Bale Cutters can Add Value to Hay

Bale Cutters can Add Value to Hay

New option, available for the past few years, creates shorter-length material fed into the baler - and it may add value for the hay user.

A new option for balers, available in the last few years, has been a bale cutter. This attachment to the front of a baler cuts the hay being baled into shorter lengths. This option is available for either round or square balers.

When these first came out I was not too enthused because they add cost to the baler, require additional horsepower to operate, and take some additional maintenance. However, recently I have come to believe that use of a cutter on a baler can add value for the hay user and should be considered since hay prices have increased.

Less feed wasted

First, bales made with a cutter are easier to break up in a TMR mixer. The shorter hay pieces are more uniformly distributed throughout the TMR.

Second, data has shown that cattle have less wastage when being fed bales made with a cutter. The reason is that when the animal takes a bite it pulls out of a bale made with full length hay from a feeder, it pulls out a bunch of hay, bites off a portion and drops the rest. The dropped hay, if outside the manger, will be trampled on and not consumed. When cattle eat bales made with a cutter, they pull out smaller portions and swallow most of it. We can expect 5% to 10% improvements in feed use efficiency when animals are consuming bales made with a cutter compared to bales of full length hay.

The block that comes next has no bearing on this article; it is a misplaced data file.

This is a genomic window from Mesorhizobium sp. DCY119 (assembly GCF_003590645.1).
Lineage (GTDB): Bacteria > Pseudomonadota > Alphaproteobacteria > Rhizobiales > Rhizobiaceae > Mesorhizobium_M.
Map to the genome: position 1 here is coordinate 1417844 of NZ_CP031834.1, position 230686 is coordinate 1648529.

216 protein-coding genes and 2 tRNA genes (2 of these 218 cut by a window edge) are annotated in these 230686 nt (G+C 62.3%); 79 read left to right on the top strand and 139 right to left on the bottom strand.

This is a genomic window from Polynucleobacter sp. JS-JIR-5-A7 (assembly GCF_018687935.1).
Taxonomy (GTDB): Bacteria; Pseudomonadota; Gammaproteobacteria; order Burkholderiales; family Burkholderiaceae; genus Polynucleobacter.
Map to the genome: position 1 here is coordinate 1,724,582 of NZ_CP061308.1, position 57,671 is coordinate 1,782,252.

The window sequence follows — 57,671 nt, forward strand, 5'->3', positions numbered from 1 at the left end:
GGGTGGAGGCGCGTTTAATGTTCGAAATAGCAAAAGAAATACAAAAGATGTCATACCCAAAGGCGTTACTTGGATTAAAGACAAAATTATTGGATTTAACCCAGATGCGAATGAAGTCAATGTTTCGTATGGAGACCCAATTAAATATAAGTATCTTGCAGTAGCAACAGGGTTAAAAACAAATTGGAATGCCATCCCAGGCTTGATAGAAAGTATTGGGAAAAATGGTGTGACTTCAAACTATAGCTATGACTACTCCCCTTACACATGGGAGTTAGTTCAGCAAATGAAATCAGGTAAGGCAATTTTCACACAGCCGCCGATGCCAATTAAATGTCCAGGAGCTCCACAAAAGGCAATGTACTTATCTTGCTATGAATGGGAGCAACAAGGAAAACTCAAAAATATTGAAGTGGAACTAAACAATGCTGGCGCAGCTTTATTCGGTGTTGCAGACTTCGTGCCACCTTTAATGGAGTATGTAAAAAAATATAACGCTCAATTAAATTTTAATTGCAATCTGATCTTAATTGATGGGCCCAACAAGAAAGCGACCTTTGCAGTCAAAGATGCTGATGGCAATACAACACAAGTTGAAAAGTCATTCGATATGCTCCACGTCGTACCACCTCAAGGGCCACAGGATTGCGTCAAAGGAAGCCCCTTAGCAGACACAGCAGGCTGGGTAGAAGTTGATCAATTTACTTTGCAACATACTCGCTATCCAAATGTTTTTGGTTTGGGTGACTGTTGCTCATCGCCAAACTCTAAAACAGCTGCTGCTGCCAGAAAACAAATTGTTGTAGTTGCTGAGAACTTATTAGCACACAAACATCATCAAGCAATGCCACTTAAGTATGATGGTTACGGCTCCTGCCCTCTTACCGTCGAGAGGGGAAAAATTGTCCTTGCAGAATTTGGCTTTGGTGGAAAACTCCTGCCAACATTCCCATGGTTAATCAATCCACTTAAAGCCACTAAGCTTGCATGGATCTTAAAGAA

Some data from Pennsylvania has shown the beef cattle had slightly higher feed intake when fed bales from a baler with a cutter as compared to those animals fed bales with full length hay. These animals then gained slightly more than animals feed bales of full length hay.

There is no advantage of a bale cutter in hay making or silage fermentation. So the value of bales with cut hay is solely to the person feeding the bales. Thus a farmer feeding the hay will see the benefit and a hay grower must be able to sell bales at slightly higher prices to recover the additional purchase and operating cost of the cutter on the baler.

Optimal length

These bale cutters can make hay with a final theoretical cut length can be as short as 1.5 inches. However, using fewer knives to get final hay to be 4 to 6 inches long will provide the most economical benefit. The 4-inch to 6-inch length can be swallowed by cattle with minimal chewing and loss. In addition removing a few knives to get the longer cut will result in less knife expense and energy cost.

In summary, while balers with cutters have slightly higher purchase and operating costs, they can be economically beneficial due to better hay and haylage feeding characteristics. The benefits have become more valuable as hay prices have increased.

Undersander is a University of Wisconsin Extension and Research forage agronomist.

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